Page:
Parents are often unaware that the number and quality of newborn screens varies from State to State and while newborns are regularly screened and treated for debilitating conditions in some States, in others, screening may not be required and conditions may go undiagnosed and untreated. In 2004, the American College of Medical Genetics completed a report commissioned by the United States Department of Health and Human Services which recommended that, at a minimum, every baby born in the U.S. be screened for a core set of 29 treatable disorders regardless of the State in which he or she is born. At present, only 15 States and the District of Columbia require infants to be screened for all 29 of the recommended disorders. In fact, States currently mandate screening newborns for as few as 9 conditions while others mandate more than 40 conditions. An estimated 1,000 of the 5,000 babies born every year in the United States with one of the 29 core conditions potentially go unscreened through newborn screening. If diagnosed early these conditions can be successfully managed.
The `Newborn Screening Saves Lives Act of 2007' will assist States in improving and expanding their newborn screening programs as well as provide for Federal guidelines on the conditions for which newborns in all States should be screened. The public health crisis that ensued after hurricanes such as Katrina and Rita demonstrated, among other things, that contingency planning for newborn screening is essential. Under this legislation the Secretary is required to develop a national contingency plan for newborn screening for use by States in the event of a public health emergency.
The bill authorized $58,500,000 the first year to carry this activity.

The next month President Bush signed the Genetic Information Nondiscrimination Act of 2008 (GINA) . As most of you know, GINA bans discrimination based on genetic information in making employment and health insurance decisions. It does not protect decisions about life and long term care insurance.

President Bush's actions in 2001 and 2008 appear to be polar opposites. Does anyone have insight into his apparent transformation?

The Newborn Screening legislation takes DNA testing to the delivery room. Soon I will post about taking it even earlier. It's a great story -- at least I think it is. Stay tuned!

Wednesday, April 16, 2014

Power in Projects

I finally got my own BIG Y test results back Monday night. Of the kits I personally am monitoring, 2 kits remain unreported. Those were contributed by my late father-in-law and my distant cousin George. Both of their results pages still project that their results will be available by March 28th. Cousin George has been asked to provide an additional backup sample "just in case" it is needed. I haven't heard anything about my father-in-law's test. That's a little nerve wracking since he is no longer available to provide another sample.

Trying to find meaning in BIG Y results can be overwhelming -- at least at first. I am fortunate enough to belong to a haplogroup R-L21 that has a very active project that is led by some extremely talented leaders who are incredibly generous in sharing their time and expertise.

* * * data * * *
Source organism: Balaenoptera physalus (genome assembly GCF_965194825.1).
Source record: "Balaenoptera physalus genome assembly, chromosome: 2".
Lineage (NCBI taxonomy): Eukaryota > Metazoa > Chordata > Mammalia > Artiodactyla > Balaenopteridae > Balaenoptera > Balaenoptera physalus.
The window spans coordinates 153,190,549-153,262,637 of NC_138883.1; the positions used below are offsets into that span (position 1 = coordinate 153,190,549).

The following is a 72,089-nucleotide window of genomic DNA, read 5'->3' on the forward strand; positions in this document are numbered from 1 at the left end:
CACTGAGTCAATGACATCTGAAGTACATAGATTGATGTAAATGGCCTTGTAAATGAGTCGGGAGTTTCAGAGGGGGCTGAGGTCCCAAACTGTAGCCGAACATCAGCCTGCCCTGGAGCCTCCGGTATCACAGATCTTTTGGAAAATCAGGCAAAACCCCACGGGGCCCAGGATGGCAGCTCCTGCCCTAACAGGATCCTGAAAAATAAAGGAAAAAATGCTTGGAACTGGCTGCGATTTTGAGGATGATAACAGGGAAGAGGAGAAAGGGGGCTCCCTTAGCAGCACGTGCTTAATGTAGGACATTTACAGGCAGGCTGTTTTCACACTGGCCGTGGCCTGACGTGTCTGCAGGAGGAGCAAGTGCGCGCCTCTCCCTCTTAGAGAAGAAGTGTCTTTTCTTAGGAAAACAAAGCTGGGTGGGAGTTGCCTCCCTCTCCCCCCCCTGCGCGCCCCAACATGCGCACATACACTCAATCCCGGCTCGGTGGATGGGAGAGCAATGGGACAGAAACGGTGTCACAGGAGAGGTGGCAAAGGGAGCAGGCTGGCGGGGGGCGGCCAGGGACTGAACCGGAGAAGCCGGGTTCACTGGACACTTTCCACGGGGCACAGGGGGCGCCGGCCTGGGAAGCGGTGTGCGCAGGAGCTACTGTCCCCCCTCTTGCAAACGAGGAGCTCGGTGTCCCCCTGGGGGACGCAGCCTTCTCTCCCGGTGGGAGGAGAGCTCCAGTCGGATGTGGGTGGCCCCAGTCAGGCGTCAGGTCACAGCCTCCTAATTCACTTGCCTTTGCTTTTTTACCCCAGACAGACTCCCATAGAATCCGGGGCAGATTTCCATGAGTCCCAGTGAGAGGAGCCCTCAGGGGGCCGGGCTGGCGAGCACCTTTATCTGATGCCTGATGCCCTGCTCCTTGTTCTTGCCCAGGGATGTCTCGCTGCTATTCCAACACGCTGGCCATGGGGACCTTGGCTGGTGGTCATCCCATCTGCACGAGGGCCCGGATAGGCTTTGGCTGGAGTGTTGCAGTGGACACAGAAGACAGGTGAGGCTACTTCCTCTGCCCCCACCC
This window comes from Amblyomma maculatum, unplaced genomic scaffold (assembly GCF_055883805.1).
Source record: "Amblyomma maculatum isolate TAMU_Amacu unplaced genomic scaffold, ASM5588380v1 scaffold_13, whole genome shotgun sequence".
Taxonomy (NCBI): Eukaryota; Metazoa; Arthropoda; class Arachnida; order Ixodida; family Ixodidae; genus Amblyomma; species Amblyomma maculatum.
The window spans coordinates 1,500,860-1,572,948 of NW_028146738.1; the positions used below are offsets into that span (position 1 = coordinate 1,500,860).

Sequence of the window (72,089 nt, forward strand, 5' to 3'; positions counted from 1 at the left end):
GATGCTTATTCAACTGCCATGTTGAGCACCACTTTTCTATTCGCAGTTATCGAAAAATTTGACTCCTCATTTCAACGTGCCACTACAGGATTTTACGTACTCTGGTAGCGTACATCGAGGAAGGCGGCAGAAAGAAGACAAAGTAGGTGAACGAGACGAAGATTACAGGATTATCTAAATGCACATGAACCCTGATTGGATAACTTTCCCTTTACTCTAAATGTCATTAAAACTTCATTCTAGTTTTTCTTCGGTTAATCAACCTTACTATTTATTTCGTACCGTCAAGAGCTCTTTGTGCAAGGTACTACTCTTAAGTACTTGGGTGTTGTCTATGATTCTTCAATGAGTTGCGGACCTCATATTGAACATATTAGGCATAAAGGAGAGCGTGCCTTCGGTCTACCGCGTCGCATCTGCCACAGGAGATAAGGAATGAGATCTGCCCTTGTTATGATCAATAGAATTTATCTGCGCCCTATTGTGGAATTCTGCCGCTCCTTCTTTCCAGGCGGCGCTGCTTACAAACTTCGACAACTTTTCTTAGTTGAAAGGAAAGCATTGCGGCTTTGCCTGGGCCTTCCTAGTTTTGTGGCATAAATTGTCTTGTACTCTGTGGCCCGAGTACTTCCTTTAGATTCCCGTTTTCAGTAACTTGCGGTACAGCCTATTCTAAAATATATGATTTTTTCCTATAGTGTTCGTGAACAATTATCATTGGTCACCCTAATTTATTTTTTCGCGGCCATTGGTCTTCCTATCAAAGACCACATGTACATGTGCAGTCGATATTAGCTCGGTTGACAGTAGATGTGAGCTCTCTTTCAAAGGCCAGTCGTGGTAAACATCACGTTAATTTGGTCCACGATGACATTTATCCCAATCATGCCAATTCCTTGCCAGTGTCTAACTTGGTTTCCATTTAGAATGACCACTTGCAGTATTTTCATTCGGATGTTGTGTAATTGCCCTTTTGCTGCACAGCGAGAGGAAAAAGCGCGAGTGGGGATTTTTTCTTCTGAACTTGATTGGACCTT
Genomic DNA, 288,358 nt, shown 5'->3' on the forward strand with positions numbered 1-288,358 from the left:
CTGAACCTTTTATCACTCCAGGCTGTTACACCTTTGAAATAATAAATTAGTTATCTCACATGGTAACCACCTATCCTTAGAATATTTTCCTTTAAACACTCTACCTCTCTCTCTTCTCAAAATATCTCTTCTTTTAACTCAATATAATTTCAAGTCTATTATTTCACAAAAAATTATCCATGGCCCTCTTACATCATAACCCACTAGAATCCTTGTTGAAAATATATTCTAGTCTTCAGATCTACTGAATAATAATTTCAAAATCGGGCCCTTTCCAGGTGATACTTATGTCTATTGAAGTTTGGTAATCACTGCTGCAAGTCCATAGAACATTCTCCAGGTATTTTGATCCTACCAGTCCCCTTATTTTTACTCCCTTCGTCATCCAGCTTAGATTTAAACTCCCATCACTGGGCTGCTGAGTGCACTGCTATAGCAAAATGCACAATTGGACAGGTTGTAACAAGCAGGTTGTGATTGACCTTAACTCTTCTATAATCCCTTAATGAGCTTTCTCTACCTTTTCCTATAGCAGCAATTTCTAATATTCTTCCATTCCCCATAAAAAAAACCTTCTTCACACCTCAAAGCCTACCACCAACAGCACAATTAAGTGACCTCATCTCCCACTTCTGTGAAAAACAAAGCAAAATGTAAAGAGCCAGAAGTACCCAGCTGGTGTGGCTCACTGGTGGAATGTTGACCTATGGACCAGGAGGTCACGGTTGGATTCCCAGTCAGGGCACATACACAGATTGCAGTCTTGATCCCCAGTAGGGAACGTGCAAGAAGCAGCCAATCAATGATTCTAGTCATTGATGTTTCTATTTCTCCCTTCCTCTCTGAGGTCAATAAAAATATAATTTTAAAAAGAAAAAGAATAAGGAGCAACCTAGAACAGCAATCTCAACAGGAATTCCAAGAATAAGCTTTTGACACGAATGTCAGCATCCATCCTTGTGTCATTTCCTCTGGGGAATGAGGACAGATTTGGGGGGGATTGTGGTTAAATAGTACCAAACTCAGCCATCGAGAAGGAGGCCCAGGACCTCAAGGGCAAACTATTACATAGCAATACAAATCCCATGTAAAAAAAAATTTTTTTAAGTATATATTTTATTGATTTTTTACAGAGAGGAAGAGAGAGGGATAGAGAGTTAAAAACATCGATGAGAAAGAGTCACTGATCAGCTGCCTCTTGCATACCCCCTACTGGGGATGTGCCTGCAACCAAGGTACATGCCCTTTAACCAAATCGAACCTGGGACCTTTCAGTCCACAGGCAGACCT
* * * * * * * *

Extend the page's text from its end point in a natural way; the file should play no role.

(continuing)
I downloaded my raw data Tuesday without a hitch but was a little unsure about the protocol for uploading it to my haplogroup project. BIG Y results are a lot like other genetic genealogy reports. Individual reports by themselves are essentially meaningless. However, they can take on powerful meaning when they are compared with the results of others.

After some investigation I discovered the appropriate way to upload my results to my project. For our R-L21 project which contains several hundred members, the process has been automated by talented volunteer members. This morning, within a couple of hours of uploading the zip file of my raw data, I got an email from James Kane, one of the volunteers:

Hi Dave,

It looks like you are in the S1026 group in case you hadn't already known. You will be in the Big Y Matrix later this morning.

James was true to his word. Later this morning I started showing up in various project reports along side six other men who share this SNP. This group will grow as more test takers report their results.

S1026 is one of the new SNPs reported in the last few months by James Wilson of ScotlandsDNA. Context in genetic genealogy is everything. Where is SNP S1026 located? So far I know that it is downstream, more recent, from SNP DF13 which was the most recent SNP for my parental line than I knew about yesterday. All of you reading this, except for 1 or 2, are scratching your heads and wondering what I'm talking about. How about a picture? Thanks to the tireless work of volunteer Mike Walsh I can show you one:

That is S1026 in the small red box at the bottom of the chart. Some of you may remember that a few days ago I discussed the movement of the Virginia Dowells down the SNP trail in the red box on the right side of this chart. On the vertical blue line that appears to bisect this chart, the Virginia Dowells branched off to the right and the Maryland Dowells continued to the bottom of the chart. So far we have been able to track my Maryland ancestors a step closer to the present to SNP S1026.